March 26, 2014
After nearly three months as head of New York City’s “ship of state,” Mayor Bill de Blasio is still finding his sea legs. From his approach to snow removal to his (ongoing) attempts to tamp down the controversy over his administration’s treatment of charter schools, de Blasio has had little time to craft and drive political narratives of his own choosing. This has even been true for his top political priority: establishing universal pre-K. For a variety of reasons, the push got bogged down in arguments over funding streams, the pace of implementation, and governing institutions. Perhaps worst of all, the pre-K debate in New York has been dominated by questions related to access.
But increased access is only part of any worthwhile early education agenda. Quality is at least as important—and it’s almost always a more difficult lift for policymakers. To its credit, the de Blasio administration has released several reports that reference its efforts to ensure that any expansion of pre-K access is also of high quality. And yesterday, the mayor announced that the city would spend $6.7 million as part of an early education teacher training program with the City University of New York.
The de Blasio administration deserves credit for including an extra emphasis on dual language learners as part of its progress reports.
And throughout the campaign, de Blasio’s administration has made note of one other especially critical quality improvement. De Blasio has consistently mentioned New York City’s dual language learners as a student group that will get particular supports in any expansion of pre-K. In January, the administration wrote:
As New York City continues to attract and welcome immigrants from all over the world, creating the best pre-K possible for this group of children will become even more important. Reaching these children earlier to develop vocabulary and language skills will increase their ability to thrive and succeed in the K-12 system and deepen their overall comprehension.In a February progress report, they promised “[m]ore targeted and intensive support for teachers, assistants and administrators, with a particular focus on meeting the needs of students learning English.”
And in yesterday’s press conference announcing the teacher training program, Mayor de Blasio said:
One of the issues that we work on every day in our school system is serving our English language learners. This is an area that I care about a lot and I’ve said that we have to continue to improve. The fact is, that this age group...that comes into pre-K, they’re at a perfect moment for language learning.
But while the administration has repeatedly highlighted this objective, it has thus far been silent on the details. Several of the reports promise to expand the city’s instructional coaching program to support dual language learners, but only as part of a broader effort to improve program quality.
Advocates for dual language learners have been comparatively less quiet about what they’d like to see in the city’s pre-K expansion. In early February, the Committee for Hispanic Children and Families released a report with a set of specific recommendations. Among other proposals, the report suggests that the city fund professional development targeted towards teachers and leaders serving dual language learners.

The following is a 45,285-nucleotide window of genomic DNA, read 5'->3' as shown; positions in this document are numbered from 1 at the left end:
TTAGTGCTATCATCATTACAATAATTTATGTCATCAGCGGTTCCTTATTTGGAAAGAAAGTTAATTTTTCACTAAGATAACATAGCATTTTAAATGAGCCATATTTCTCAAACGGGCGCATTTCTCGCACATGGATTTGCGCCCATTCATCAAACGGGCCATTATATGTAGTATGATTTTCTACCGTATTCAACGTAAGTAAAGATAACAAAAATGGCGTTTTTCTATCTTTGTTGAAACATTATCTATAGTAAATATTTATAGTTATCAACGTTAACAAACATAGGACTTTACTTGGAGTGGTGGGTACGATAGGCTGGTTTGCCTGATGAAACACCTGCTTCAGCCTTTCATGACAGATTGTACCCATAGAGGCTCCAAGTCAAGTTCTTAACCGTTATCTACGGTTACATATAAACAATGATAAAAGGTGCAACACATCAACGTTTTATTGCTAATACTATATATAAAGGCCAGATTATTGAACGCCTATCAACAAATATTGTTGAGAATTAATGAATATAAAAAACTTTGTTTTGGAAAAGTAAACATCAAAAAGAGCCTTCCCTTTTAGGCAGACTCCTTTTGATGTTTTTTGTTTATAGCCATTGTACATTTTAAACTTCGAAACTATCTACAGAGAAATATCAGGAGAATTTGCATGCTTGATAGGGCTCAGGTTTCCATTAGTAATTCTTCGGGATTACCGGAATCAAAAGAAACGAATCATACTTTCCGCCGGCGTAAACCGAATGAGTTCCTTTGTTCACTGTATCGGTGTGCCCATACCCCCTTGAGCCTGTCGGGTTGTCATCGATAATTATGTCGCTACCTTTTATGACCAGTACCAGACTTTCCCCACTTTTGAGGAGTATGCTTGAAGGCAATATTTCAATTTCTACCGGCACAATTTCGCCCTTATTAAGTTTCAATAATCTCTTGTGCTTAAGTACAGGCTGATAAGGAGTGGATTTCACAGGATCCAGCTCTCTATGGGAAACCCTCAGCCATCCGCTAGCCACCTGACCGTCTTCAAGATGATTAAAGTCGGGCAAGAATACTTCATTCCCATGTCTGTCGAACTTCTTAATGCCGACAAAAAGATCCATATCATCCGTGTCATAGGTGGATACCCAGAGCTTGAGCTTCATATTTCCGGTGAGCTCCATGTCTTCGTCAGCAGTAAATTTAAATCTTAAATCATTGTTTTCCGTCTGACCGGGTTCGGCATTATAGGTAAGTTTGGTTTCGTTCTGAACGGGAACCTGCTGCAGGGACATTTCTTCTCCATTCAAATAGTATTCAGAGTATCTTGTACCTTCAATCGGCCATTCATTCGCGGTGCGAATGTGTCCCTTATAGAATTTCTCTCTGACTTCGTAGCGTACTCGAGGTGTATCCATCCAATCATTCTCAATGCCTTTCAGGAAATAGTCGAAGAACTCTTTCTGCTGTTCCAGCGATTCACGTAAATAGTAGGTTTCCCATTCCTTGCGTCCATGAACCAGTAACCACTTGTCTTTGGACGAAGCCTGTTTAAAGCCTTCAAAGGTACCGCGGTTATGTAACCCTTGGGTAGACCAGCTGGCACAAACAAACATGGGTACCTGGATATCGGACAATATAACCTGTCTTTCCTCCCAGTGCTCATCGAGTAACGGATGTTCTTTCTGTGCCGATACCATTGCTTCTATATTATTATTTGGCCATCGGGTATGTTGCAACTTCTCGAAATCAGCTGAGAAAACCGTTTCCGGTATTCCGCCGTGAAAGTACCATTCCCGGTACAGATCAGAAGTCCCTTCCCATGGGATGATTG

It also calls on the mayor to pay pre-K teachers in community settings the same amount as teachers working in schools and to include all pre-K providers in the city’s data collection systems. At the moment, pre-K teachers working in settings outside the public schools are paid an average of $10,000 less than their colleagues in the schools. This is a substantial issue for all New York students, since barely 30 percent of the new pre-K seats the administration found for next fall are based in schools. But many dual language learners come from Hispanic families who are too often underserved by school-based programs. These students frequently rely upon pre-K run by community based organizations—where teachers are paid far less.
Earlier this month, the New York State Association for Bilingual Education (NYSABE) also released a position statement on early childhood and education. Among other things, it proposes:
[A] vision that underscores the beliefs that (1) the path towards academic achievement begins in the preschool years, and that (2) central to this vision, ELLs/bilingual learners, must be educated bilingually, through their home language and English.
The NYSABE statement further notes that policy commitments to this research-backed position require adequate funding, strong teacher training programs, as well as reflective use of assessments and the data they provide.
To some degree, it’s impossible to distinguish between the pre-K fights they’re having in New York—funding sources and speed of implementation—and questions of quality. After all, if the dollars come from Albany, they arrive with certain regulatory strings and expectations attached (see Clare McCann’s post on possible differences here).
Still, the de Blasio administration deserves credit for including an extra emphasis on dual language learners as part of its progress reports. In today’s political climate, it’s relatively easy to advocate for early education investments. It’s much harder to articulate the importance of building high-quality programs—let alone actually build them.
But as the mayor moves from making the case for pre-K that serves dual language learners to designing a pre-K system that can cash that rhetorical check, the advocates’ briefs show that there’s still so much to be done. And while this work is unglamorous, it’s almost certainly more consequential.